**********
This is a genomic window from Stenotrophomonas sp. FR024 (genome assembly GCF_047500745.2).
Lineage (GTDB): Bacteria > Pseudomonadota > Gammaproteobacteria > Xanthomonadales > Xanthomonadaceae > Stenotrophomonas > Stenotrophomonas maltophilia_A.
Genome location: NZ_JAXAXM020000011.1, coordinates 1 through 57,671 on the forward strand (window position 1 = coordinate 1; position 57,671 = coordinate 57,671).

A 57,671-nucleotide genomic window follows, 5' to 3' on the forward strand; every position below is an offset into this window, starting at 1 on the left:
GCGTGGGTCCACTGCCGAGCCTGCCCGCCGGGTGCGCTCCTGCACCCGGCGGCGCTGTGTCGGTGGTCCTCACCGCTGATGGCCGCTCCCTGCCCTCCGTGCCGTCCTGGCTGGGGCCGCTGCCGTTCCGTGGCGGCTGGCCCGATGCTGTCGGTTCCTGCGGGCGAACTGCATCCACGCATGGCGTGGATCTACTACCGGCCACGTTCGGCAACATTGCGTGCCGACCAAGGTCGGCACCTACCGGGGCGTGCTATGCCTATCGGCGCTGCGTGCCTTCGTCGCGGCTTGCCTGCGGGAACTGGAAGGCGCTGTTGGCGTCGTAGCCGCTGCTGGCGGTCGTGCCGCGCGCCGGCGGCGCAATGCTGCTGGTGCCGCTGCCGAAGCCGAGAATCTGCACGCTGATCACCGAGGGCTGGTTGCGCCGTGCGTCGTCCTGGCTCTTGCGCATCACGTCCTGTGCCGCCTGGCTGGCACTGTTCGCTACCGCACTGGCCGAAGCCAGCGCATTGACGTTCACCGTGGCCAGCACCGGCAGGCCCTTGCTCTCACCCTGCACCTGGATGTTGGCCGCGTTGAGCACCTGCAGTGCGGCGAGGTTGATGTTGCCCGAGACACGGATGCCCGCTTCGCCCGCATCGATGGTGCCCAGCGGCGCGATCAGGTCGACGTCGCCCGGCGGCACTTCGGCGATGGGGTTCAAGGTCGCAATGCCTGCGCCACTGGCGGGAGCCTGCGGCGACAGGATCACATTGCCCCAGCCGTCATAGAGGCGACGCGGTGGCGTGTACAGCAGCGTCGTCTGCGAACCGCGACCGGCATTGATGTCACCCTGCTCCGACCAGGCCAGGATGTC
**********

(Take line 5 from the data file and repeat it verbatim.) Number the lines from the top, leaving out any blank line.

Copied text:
GCGTGGGTCCACTGCCGAGCCTGCCCGCCGGGTGCGCTCCTGCACCCGGCGGCGCTGTGTCGGTGGTCCTCACCGCTGATGGCCGCTCCCTGCCCTCCGTGCCGTCCTGGCTGGGGCCGCTGCCGTTCCGTGGCGGCTGGCCCGATGCTGTCGGTTCCTGCGGGCGAACTGCATCCACGCATGGCGTGGATCTACTACCGGCCACGTTCGGCAACATTGCGTGCCGACCAAGGTCGGCACCTACCGGGGCGTGCTATGCCTATCGGCGCTGCGTGCCTTCGTCGCGGCTTGCCTGCGGGAACTGGAAGGCGCTGTTGGCGTCGTAGCCGCTGCTGGCGGTCGTGCCGCGCGCCGGCGGCGCAATGCTGCTGGTGCCGCTGCCGAAGCCGAGAATCTGCACGCTGATCACCGAGGGCTGGTTGCGCCGTGCGTCGTCCTGGCTCTTGCGCATCACGTCCTGTGCCGCCTGGCTGGCACTGTTCGCTACCGCACTGGCCGAAGCCAGCGCATTGACGTTCACCGTGGCCAGCACCGGCAGGCCCTTGCTCTCACCCTGCACCTGGATGTTGGCCGCGTTGAGCACCTGCAGTGCGGCGAGGTTGATGTTGCCCGAGACACGGATGCCCGCTTCGCCCGCATCGATGGTGCCCAGCGGCGCGATCAGGTCGACGTCGCCCGGCGGCACTTCGGCGATGGGGTTCAAGGTCGCAATGCCTGCGCCACTGGCGGGAGCCTGCGGCGACAGGATCACATTGCCCCAGCCGTCATAGAGGCGACGCGGTGGCGTGTACAGCAGCGTCGTCTGCGAACCGCGACCGGCATTGATGTCACCCTGCTCCGACCAGGCCAGGATGTC